“The Kanban board gave us a new way to communicate and a way to make sure everyone knows what has to be done, who’s doing it and then that it is actually done.”

They don’t use it for the jobs that happen everyday such as milking or setting up paddocks.

Instead it’s for the other, non-routine tasks such as fixing a fence fault, weed control, replacing a tape gate, trimming tails, replacing a hose nozzle, checking inventory and ordering supplies or cleaning.

Over the peak of calving there’s not much time for anything except the routine, must-do everyday jobs but outside of that time the Kanban board has been adopted pretty enthusiastically.

Jared says they’ll talk about tasks that need to be done at regular meetings with their senior people and agree which jobs should go up on the board.

Ismael Mansilla is the manager on one of the units, Strathclyde farm, and says usually either he or his 2IC will write the jobs on Post-it notes and put them in the “Full to do list” column of the large whiteboard.

They’re put up with the highest priority at the top.

At the team meeting they might quickly run over the jobs to make sure people understand what they entail but because they’ve all been working with each other for numerous seasons now, they usually know what’s expected of them, what the job involves and what standard it should be completed to.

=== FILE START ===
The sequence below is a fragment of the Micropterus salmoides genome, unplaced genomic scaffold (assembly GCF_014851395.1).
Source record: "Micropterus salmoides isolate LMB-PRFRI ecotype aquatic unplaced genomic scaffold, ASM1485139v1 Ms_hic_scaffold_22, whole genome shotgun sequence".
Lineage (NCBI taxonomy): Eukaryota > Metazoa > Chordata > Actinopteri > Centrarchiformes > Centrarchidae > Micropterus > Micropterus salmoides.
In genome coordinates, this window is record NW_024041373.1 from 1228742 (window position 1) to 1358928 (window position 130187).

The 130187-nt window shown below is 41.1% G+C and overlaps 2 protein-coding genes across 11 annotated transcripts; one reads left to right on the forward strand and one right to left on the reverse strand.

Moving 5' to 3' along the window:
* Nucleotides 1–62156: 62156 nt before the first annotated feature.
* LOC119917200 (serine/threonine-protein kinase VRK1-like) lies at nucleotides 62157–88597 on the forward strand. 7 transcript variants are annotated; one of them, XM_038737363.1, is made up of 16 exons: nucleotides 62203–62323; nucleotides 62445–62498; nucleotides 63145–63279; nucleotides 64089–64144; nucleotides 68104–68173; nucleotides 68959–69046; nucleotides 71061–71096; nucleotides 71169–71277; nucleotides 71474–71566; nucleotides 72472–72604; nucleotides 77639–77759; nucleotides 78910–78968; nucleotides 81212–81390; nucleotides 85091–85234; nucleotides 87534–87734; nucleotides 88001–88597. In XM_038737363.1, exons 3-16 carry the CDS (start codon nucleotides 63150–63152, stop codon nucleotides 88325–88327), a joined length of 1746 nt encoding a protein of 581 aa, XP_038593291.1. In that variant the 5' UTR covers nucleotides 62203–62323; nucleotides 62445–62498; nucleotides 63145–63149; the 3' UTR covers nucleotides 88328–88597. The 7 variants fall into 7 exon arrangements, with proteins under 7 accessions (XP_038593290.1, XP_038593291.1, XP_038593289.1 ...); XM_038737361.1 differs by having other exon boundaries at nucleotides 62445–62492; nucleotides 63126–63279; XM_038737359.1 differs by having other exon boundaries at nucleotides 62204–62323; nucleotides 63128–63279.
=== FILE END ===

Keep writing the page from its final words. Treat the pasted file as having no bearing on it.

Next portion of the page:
Both he and farm manager of the Wightmans unit Tharanga Senavirathna will move the Post-it note from the full to do list column to the next column – “the next two activities.”

Staff are expected to take on those jobs first but can also take one from the full list as well.

Once they’ve taken responsibility for a job they move the note to the ‘in progress” column and can put their name on it.

Ismael says the guys can quickly see what needs to be done and don’t need to be asking what they should do next.

“It saves time for them and us. If we think the job should be done by a set person, we write their name on it,” he says.